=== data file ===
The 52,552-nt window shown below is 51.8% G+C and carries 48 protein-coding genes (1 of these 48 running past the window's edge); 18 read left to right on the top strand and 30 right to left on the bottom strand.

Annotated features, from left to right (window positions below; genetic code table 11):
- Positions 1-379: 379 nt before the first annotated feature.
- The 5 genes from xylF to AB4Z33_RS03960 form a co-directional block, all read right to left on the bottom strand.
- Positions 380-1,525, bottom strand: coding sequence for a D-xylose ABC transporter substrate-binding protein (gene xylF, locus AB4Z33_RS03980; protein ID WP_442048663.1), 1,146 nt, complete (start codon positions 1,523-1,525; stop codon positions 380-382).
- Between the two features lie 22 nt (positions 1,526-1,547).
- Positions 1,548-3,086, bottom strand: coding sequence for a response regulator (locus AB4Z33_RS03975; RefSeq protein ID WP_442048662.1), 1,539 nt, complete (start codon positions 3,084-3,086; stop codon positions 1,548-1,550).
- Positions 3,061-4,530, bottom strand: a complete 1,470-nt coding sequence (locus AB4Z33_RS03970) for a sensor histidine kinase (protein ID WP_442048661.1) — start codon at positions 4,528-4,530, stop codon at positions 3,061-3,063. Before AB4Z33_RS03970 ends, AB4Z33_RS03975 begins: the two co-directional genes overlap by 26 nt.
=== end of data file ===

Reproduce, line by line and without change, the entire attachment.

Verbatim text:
The 52,552-nt window shown below is 51.8% G+C and carries 48 protein-coding genes (1 of these 48 running past the window's edge); 18 read left to right on the top strand and 30 right to left on the bottom strand.

Annotated features, from left to right (window positions below; genetic code table 11):
- Positions 1-379: 379 nt before the first annotated feature.
- The 5 genes from xylF to AB4Z33_RS03960 form a co-directional block, all read right to left on the bottom strand.
- Positions 380-1,525, bottom strand: coding sequence for a D-xylose ABC transporter substrate-binding protein (gene xylF, locus AB4Z33_RS03980; protein ID WP_442048663.1), 1,146 nt, complete (start codon positions 1,523-1,525; stop codon positions 380-382).
- Between the two features lie 22 nt (positions 1,526-1,547).
- Positions 1,548-3,086, bottom strand: coding sequence for a response regulator (locus AB4Z33_RS03975; RefSeq protein ID WP_442048662.1), 1,539 nt, complete (start codon positions 3,084-3,086; stop codon positions 1,548-1,550).
- Positions 3,061-4,530, bottom strand: a complete 1,470-nt coding sequence (locus AB4Z33_RS03970) for a sensor histidine kinase (protein ID WP_442048661.1) — start codon at positions 4,528-4,530, stop codon at positions 3,061-3,063. Before AB4Z33_RS03970 ends, AB4Z33_RS03975 begins: the two co-directional genes overlap by 26 nt.